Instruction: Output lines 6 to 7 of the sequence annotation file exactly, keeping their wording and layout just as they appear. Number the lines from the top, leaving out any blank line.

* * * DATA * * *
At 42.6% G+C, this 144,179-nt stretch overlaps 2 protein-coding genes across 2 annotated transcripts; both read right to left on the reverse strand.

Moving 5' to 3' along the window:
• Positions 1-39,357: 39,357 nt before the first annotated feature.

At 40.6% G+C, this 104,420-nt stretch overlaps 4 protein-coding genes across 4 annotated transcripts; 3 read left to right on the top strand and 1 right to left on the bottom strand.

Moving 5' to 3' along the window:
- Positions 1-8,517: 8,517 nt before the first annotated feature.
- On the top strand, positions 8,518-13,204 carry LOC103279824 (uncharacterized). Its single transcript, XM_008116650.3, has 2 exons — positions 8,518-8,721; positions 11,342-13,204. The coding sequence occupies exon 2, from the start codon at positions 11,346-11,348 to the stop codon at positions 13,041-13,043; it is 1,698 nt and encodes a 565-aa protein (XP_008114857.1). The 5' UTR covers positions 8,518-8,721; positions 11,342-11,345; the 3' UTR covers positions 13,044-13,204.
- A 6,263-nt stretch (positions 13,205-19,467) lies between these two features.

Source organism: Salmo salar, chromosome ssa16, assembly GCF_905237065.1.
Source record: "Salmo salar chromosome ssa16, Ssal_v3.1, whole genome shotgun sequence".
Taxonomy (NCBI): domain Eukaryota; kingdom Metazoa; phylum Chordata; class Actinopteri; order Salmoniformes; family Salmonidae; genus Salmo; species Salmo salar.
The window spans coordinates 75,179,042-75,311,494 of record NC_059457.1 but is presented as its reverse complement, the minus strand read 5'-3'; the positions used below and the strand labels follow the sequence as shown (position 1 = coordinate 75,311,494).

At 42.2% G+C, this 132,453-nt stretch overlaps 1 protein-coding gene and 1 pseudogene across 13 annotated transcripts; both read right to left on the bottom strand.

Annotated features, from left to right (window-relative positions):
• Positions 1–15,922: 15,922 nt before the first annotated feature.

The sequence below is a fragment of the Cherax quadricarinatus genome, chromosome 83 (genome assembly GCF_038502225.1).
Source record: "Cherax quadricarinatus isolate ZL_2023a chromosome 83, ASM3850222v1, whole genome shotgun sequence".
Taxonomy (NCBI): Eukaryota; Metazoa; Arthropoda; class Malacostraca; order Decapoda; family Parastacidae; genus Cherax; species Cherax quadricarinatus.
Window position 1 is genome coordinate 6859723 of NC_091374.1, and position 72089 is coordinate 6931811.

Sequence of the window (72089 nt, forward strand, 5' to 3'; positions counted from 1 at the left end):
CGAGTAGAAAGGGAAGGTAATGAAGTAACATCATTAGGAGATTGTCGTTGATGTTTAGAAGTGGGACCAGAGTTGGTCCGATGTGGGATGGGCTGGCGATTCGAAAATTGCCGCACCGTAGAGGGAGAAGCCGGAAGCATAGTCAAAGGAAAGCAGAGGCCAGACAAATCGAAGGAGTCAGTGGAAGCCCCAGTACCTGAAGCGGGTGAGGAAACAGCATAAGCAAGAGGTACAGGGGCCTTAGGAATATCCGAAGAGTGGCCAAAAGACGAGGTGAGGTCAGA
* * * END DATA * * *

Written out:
- Positions 1-8,517: 8,517 nt before the first annotated feature.
- On the top strand, positions 8,518-13,204 carry LOC103279824 (uncharacterized). Its single transcript, XM_008116650.3, has 2 exons — positions 8,518-8,721; positions 11,342-13,204. The coding sequence occupies exon 2, from the start codon at positions 11,346-11,348 to the stop codon at positions 13,041-13,043; it is 1,698 nt and encodes a 565-aa protein (XP_008114857.1). The 5' UTR covers positions 8,518-8,721; positions 11,342-11,345; the 3' UTR covers positions 13,044-13,204.